- Password Policy – The IAM password policy allows you to reset or rotate passwords remotely.
How does IAM work?
IAM provides the infrastructure necessary to control authentications and authorization. The IAM infrastructure includes principal, request, authentication, authorization, actions or operations, and resources.
Let’s explore one by one.
- A principal is an entity that performs actions on AWS resources.
- Authentication: It confirms the identity of the principal trying to access the AWS product. The principal must provide the required credentials for authentication.
- Request: A principal sends a request to AWS specifying the action and which resource should perform it.
- Authorization: All resources are denied by default. IAM authorizes a request only if a matching policy follows all parts of the request. After requesting authentication and authorization, AWS approves the action.
- Actions: After the request has been authenticated and authorized, the actions or operations in the request are approved by AWS. Actions are used to create, view, or delete a resource.
- Resources: After the actions in your request are approved by AWS, they are performed on the resource related to your AWS account.
The below figure depicts the working of IAM.
The standard IAM process breaks down into four distinct phases:
1. Make a request
The IAM process starts with an application or a person called Principal. Every principal has AWS account credentials and must be signed in to make the requests. A principal then makes a request involving a resource.
2. Sending details to AWS
Every request includes details such as actions, involved resources, principal policies, data about resources, and more. These details are used to evaluate and authorize the request.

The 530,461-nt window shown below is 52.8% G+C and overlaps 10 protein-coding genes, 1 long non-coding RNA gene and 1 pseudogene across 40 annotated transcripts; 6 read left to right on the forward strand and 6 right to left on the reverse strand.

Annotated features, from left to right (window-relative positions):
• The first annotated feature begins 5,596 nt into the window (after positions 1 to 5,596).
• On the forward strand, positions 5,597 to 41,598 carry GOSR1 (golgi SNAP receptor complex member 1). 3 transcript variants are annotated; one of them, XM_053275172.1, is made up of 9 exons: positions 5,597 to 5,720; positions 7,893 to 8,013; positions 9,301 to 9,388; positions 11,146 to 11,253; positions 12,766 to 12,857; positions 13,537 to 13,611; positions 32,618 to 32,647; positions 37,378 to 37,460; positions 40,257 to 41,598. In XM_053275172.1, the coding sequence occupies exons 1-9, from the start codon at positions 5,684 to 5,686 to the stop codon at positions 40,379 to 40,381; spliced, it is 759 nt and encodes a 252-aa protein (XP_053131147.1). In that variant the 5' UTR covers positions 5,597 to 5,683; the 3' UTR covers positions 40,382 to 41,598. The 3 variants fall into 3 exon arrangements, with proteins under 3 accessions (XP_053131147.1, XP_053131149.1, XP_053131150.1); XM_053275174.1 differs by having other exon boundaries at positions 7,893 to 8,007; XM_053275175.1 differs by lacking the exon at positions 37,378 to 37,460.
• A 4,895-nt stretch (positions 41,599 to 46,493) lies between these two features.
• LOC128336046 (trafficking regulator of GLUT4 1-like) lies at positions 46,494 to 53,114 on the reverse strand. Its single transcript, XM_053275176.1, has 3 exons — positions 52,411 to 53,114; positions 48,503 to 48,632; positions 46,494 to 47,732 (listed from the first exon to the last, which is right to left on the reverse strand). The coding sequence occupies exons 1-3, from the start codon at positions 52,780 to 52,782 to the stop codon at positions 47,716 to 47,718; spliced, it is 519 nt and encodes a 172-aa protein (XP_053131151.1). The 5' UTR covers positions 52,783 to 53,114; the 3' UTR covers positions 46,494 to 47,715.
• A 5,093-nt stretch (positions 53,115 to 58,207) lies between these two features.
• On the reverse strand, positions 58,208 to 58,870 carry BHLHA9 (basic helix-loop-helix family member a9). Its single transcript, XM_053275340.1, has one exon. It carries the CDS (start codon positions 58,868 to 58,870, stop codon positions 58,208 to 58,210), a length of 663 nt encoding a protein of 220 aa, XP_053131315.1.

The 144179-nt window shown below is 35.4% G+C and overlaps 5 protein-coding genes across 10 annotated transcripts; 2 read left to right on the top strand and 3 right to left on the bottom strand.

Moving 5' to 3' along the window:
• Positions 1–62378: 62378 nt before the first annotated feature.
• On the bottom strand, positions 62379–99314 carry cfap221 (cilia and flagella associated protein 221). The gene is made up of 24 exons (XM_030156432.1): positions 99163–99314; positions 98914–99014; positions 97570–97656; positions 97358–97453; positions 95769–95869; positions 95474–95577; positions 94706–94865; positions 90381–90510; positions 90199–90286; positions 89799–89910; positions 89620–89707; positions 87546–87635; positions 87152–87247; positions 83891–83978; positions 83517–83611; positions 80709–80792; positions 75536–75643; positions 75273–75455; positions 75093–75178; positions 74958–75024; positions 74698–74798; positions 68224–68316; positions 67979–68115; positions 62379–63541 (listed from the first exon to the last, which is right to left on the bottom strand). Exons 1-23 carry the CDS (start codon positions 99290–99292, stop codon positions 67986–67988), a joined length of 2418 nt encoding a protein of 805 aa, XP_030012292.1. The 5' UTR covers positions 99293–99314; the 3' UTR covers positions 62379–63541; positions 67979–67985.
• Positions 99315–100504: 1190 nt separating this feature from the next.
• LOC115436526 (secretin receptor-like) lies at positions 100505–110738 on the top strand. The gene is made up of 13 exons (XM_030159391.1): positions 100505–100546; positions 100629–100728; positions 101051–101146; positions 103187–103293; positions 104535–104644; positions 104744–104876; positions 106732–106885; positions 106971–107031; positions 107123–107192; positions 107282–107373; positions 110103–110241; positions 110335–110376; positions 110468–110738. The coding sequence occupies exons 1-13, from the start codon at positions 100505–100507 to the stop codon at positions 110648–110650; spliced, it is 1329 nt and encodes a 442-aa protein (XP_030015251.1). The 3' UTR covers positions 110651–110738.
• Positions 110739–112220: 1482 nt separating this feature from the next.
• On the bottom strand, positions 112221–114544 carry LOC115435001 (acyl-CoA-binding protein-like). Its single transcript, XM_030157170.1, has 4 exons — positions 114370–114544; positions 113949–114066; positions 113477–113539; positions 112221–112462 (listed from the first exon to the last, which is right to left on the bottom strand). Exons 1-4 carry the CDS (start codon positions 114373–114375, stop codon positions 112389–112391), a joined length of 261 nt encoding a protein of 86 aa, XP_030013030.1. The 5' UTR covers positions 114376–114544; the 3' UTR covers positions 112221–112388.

3. Authorizing the request
AWS checks the principal’s authentication and compares associate policies against the related request. In this phase, IAM assesses whether the application or user can perform the requested resource’s requested action. If the principal has the authorization, the request is processed. If not, the request is denied.
4. Processing the request
This involves performing a wanted action on an intended resource, like getting data from a storage instance.
How to access IAM?
You can access AWS Identity and Access Management (IAM) in any of the following ways:
- AWS Command Line Tools: To issue commands at your system’s command line and perform AWS and IAM tasks, you can use AWS Command-line tools.
- AWS Management Console: The console is a browser-based interface to manage AWS and IAM resources. Sign in to the AWS Management Console as an IAM User or root user to know more information about accessing IAM through the console.
- AWS SDKs: AWS provides SDKs consisting of libraries and sample codes for various programming languages and platforms. SDKs provide a convenient way to programmatic access to IAM and AWS.
- IAM HTTPS API: You can access AWS and IAM programmatically using the IAM HTTPS API, which allows you to issue HTTPS requests instantly to the service.